Tales from the old-timer
Basic Training August 1943
On May 4, 1943 after school at Peshtigo High I went down to see Bud Eklund and signed up for the draft, as it was my 18th birthday. Bud ran a local insurance agency and was also a prominent member of the American Legion, as well as functioning with Selective Service. There was a big war going on against Germany and Japan, and the government had closed all enlistments, as bodies were needed for less glamorous branches of the armed forces. It was considered more heroic to enlist, but this was no longer possible, so I volunteered for the draft, the next best choice.
I was signed up by July 14 and was actually called up for Aug. 5. A classmate who had the same birthdate as I did, was not called for the draft until December of that year. On July 14 I rode the 400 down to Camp Grant, Ill. for actual induction in the Army. From there I was sent by train to Fort Bragg, North Carolina, a Field Artillery Replacement Training Center where I was enrolled in a 17 weeks basic training to be a field artilleryman replacement.
Every Saturday we had a stern and complete barracks inspection, carried out by our officers and the Barracks Sergeant.
I had gone to the Post Exchange and bought a package of cookies, which I had placed, nicely centered and unopened, in my foot locker.
Take his name - cookies in his foot locker, barked the lieutenant as he stopped by my bunk, where I was standing at attention.
I had to report to the Battery Commander for being gigged at inspection.
Private Thibodeau reporting as ordered Sir, I introduced myself.
Thibodeau I thought that being from Wisconsin you would make a good soldier. Do you know why we allow no cookies in the foot lockers? he barked.
Yes, Sir. Cockroaches, Sir, I responded.
I had no carbine, as they were short of them in Battery B, but I watched the other men as they cleaned and polished the little rifles non-stop as the days went by. Finally I was issued one, and just before inspection I ran an oily patch down the barrel. That was a no-no, and the Lieutenant at the next inspection barked out Dirty rifle, take his name!, and there I was, gigged again.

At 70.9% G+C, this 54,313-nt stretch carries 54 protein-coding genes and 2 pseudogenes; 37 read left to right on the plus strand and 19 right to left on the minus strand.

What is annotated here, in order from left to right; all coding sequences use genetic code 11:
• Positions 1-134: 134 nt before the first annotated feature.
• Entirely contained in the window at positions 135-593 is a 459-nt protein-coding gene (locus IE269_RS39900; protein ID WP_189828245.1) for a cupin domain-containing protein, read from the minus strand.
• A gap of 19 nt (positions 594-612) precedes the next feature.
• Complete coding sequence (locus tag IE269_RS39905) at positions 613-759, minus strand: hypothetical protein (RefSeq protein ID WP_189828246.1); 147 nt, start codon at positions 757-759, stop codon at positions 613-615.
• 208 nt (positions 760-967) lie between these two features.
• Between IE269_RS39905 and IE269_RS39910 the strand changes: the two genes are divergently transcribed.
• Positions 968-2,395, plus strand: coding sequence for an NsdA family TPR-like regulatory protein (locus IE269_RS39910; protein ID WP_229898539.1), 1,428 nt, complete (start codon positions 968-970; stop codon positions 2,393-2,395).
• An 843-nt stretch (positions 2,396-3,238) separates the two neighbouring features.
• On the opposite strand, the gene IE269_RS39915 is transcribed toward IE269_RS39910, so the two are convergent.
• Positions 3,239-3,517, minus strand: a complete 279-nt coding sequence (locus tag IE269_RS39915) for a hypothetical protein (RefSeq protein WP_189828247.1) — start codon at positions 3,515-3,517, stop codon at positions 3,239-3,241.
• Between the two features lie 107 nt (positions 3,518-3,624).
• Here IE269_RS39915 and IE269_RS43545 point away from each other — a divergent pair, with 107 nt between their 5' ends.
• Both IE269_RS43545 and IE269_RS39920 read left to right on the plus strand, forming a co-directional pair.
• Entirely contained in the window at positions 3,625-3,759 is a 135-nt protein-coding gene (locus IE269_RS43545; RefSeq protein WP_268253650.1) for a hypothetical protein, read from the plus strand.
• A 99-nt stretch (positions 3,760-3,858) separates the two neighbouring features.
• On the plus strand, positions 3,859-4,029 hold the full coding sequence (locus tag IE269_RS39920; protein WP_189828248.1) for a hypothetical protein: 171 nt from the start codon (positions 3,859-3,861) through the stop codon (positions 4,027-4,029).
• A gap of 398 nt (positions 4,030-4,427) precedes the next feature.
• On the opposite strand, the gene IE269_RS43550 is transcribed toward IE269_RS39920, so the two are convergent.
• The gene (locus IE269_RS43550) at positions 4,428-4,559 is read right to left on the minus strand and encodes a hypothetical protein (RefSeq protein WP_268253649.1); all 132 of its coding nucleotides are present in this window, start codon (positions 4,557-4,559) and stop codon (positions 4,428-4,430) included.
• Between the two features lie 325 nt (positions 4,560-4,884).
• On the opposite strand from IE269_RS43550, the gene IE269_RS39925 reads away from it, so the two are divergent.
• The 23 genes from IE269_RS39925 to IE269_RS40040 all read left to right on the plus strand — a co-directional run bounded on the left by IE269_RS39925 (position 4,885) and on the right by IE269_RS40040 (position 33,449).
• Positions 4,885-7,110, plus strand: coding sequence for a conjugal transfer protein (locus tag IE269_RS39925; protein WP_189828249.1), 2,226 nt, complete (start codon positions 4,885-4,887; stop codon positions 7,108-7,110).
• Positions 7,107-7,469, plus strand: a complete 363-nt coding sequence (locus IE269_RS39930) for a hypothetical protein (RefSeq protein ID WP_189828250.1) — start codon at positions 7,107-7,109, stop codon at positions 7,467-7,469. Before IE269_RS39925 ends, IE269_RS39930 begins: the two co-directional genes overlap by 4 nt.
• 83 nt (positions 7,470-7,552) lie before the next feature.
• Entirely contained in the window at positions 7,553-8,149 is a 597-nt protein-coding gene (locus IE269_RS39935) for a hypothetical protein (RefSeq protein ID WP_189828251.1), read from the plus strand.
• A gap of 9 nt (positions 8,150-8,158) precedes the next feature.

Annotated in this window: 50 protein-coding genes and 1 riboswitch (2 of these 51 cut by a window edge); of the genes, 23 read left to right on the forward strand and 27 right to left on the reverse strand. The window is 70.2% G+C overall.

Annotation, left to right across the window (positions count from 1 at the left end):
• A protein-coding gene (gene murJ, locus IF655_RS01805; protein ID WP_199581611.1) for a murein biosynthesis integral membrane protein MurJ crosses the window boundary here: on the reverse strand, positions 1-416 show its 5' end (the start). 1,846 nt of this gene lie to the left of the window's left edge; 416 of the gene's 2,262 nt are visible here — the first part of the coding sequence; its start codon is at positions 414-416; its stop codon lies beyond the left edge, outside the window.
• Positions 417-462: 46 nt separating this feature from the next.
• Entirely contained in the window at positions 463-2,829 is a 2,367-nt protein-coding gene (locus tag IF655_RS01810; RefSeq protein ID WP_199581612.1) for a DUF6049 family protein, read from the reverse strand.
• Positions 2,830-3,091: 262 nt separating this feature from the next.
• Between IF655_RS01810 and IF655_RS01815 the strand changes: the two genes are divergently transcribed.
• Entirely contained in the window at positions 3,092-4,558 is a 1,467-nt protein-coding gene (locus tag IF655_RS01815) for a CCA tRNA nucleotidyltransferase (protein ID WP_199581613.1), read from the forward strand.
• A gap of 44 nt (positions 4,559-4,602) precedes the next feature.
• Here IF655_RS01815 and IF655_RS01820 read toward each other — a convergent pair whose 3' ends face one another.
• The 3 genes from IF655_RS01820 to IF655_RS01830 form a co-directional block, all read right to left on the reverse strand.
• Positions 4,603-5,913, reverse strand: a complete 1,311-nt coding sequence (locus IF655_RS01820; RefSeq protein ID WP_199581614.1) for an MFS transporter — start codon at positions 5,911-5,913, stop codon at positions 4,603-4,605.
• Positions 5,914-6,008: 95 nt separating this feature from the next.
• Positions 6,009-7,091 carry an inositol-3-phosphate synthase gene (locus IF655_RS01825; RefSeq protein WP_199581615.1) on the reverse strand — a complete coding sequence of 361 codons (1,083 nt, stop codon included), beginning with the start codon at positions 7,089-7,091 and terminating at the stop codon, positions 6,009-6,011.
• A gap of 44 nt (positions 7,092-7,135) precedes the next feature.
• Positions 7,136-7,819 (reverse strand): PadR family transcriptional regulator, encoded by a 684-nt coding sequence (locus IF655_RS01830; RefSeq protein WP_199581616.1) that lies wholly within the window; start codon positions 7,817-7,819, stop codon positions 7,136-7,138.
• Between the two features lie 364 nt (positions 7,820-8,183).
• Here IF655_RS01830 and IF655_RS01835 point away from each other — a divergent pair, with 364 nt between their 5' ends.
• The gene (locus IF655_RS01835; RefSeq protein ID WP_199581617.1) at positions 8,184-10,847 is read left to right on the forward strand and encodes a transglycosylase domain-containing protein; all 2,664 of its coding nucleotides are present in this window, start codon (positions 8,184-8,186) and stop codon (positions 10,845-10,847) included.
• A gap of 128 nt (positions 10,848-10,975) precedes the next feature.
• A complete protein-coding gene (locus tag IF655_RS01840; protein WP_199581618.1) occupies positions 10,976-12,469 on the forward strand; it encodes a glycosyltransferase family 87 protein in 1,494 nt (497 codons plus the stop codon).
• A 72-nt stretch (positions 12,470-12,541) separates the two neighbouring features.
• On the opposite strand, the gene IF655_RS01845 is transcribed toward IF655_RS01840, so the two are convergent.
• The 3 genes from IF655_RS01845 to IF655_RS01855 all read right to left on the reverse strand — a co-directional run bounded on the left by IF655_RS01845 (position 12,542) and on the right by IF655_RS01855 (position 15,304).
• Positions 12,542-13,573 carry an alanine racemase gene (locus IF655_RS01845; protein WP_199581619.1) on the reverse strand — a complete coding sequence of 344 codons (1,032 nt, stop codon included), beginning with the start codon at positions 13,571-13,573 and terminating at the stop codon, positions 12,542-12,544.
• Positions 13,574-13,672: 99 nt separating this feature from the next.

I had become a ____Up, (term not suitable in a family newspaper) and was gigged a third time for a dirty mess kit. I had to do KP the whole weekend for punishment.
We went out on a field exercise about the 16th week, and our Battery Commander was running a sort of quiz show. How many horizontal crosshairs does the gunner on a 105 mm howitzer have in his sight? he barked.
Three, said one man. Four said another. Five said a third.
All were wrong. Finally I raised my hand and said, None, Sir.
Why not? demanded the Captain rather challenging me.
Because he is not concerned with elevation of the gun, only with deflection, Sir, said I. And I was right for once. Deflection means traversing left or right.
More than three years later I was sent to Fort Bragg to be discharged. The old first sergeant, Travis Barker, was still there, and recognized me after all that time.
Thibodeau, you were the only man who had things right at the field exercise that time, he smiled.
I had been sent overseas as a Field Artillery Replacement, landing in England for about 3 months before the Normandy Invasion. I was lucky I was not an Infantry Replacement. A new Replacement in an Infantry Company was usually assigned to be a Scout.
Might have been real proud when they wrote back home to the folks. It sounds like a promotion, until reality hits. According to a War Department Circular I read once at Camp Campbell, Kentucky an Infantry Scouts duty was: Walk boldly and aggressively forward until fired upon. You can imagine how long a new Scout would last until he was killed or wounded. He was very lucky if he lasted for a week over there in Normandy.
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